Pam's comfort with fixing food for visitors attending their workshops led to her offering to prepare for us a delicious breakfast as part of our reunion. The particular casserole she fixed for us as part of this breakfast, came along with a story of the woman who introduced her to the recipe.
Mary Sue, photo from her website.
This woman, Mary Sue Koontz Nelson, proclaims not to be a good cook herself, but she has rather collected recipes from other good cooks offering them in a book entitled "Stolen Recipes".When not compiling recipes in a cookbook, Mary Sue is a motivational speaker and a strong Texas woman in her own right.

Here, allow Pam to tell you more.
"The recipe book is full of colorful commentary by Mary Sue, who herself is a colorful character. She is 77 years old and as full of life as anyone more than half her age. She arrived on our doorstep by inviting herself to come view Mark's watercolors, which she had seen at the Hunt Gallery in San Antonio. She wouldn't take "no" for an answer, and drove from her ranch outside Placedo, TX to spend the afternoon with us.

She regaled us with her philosophy on art and life, sprinkled with four-letter words and comic insight. When she left, she presented me with a signed copy of her cookbook, which is full of "down home" recipes and "comfort food". She is honest throughout the book in her declaration that she never cooks, but has enjoyed the cooking of "fine cooks" throughout her life. And it is to these queens of the cuisine that she dedicates her book."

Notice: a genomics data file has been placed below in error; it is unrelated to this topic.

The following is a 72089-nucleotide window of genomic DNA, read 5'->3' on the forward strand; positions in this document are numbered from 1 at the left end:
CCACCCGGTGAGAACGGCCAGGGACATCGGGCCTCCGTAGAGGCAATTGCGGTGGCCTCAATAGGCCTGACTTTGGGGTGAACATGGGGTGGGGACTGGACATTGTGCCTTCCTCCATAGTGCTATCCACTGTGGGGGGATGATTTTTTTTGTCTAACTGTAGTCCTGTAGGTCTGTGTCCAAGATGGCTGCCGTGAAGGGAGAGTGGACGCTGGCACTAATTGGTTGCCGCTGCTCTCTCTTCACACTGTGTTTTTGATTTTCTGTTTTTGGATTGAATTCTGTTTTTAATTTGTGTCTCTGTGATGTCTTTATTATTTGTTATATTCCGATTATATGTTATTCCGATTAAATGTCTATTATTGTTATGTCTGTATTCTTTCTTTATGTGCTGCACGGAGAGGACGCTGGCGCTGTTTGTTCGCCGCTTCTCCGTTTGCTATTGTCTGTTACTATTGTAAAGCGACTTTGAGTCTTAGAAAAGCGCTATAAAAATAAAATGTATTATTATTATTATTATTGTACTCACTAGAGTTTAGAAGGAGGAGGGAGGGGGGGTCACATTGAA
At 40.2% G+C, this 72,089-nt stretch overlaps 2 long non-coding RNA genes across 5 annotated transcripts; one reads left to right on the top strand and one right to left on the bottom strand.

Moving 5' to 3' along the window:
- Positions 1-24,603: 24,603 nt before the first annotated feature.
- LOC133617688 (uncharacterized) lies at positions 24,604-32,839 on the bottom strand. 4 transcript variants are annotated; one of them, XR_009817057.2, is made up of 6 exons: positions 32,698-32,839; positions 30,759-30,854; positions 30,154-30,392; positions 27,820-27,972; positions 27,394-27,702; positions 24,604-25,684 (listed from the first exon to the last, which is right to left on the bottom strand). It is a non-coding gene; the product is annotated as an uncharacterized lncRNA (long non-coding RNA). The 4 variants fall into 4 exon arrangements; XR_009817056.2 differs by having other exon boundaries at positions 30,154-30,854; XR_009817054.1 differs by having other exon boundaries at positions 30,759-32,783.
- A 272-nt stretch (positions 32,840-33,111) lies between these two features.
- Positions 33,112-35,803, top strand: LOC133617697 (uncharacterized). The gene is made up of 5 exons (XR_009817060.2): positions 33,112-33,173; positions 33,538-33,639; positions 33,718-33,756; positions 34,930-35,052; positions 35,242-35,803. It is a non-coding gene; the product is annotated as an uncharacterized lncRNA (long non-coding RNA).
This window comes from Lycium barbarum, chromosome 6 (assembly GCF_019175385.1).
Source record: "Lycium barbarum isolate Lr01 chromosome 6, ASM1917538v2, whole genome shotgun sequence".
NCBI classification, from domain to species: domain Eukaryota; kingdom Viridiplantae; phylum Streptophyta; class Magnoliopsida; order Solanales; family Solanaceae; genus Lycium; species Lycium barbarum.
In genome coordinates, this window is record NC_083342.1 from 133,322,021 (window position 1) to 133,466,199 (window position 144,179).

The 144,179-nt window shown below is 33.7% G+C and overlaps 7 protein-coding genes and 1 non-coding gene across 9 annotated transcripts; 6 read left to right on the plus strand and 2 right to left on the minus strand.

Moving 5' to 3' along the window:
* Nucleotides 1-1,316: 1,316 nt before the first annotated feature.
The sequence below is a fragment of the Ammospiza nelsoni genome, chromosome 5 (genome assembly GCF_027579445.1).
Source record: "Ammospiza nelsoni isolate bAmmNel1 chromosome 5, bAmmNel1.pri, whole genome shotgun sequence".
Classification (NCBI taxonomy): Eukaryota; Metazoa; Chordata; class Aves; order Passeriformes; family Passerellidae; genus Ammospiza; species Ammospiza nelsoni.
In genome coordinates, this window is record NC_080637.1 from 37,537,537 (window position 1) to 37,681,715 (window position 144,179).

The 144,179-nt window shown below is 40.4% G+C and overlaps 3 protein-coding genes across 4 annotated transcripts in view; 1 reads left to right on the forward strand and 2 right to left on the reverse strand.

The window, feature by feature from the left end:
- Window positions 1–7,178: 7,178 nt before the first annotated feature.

In the photos to follow you will see a doubled recipe prep which Pam discovered requires longer baking times to get the middle cooked. We agreed, the results were well worth the wait. Here is the undoubled recipe based upon the original featured in Mary Sue Koontz Nelson's book "Stolen Recipes":

Breakfast Casserole
6 eggs
1 lb. pkg of Jimmy Dean's maple sausage
2 cup pkg. of shredded Cheddar Cheese
2 cups evaporated milk
4 oz. can of chopped green chiles

Fry sausage into crumbles, and spread as bottom layer in baking dish.Cover this layer with a layer of cheddar cheese. Whisk together eggs, evaporated milk and green chiles, and pour over sausage/cheese layers. Spread another small layer of cheese on the top.Bake at 400 degrees for 20-25 minutes. 

This recipe is delicious as written, but those of you with a few years of breakfast experience under your belts will recognize the potential of this as a vehicle for a variety of additions in order to make the dish your own.

To me, a good recipe has always been like a work of art. Both are enhanced when you know the provenance and even more so when you know the artist themselves.

Like to see how your own story and artistry might intersect with these two Texas treasures? Order a copy of the cookbook directly from Mary Sue, or from Cogdells General Store, online.

Then contact J. Mark Kohler at his studio in Yorktown and get information not only on how you can view and purchase an original work of art for yourself, but also to participate in a workshop where Mark will teach you how to create your own watercolor masterpiece. If you are very lucky, Pam might even make some of Sue's casserole for you. Then you can tell her the story about how you first saw that recipe right here.


Flapjacks said...

that's what i'm talking about.

PassivePastry said...

placedo, texas= hmmm.
watercolors= beautiful.
bfast casserole= something i can make!!
writers block=bah!

i take nightly allergy pills too. so i don't break out in to hives daily.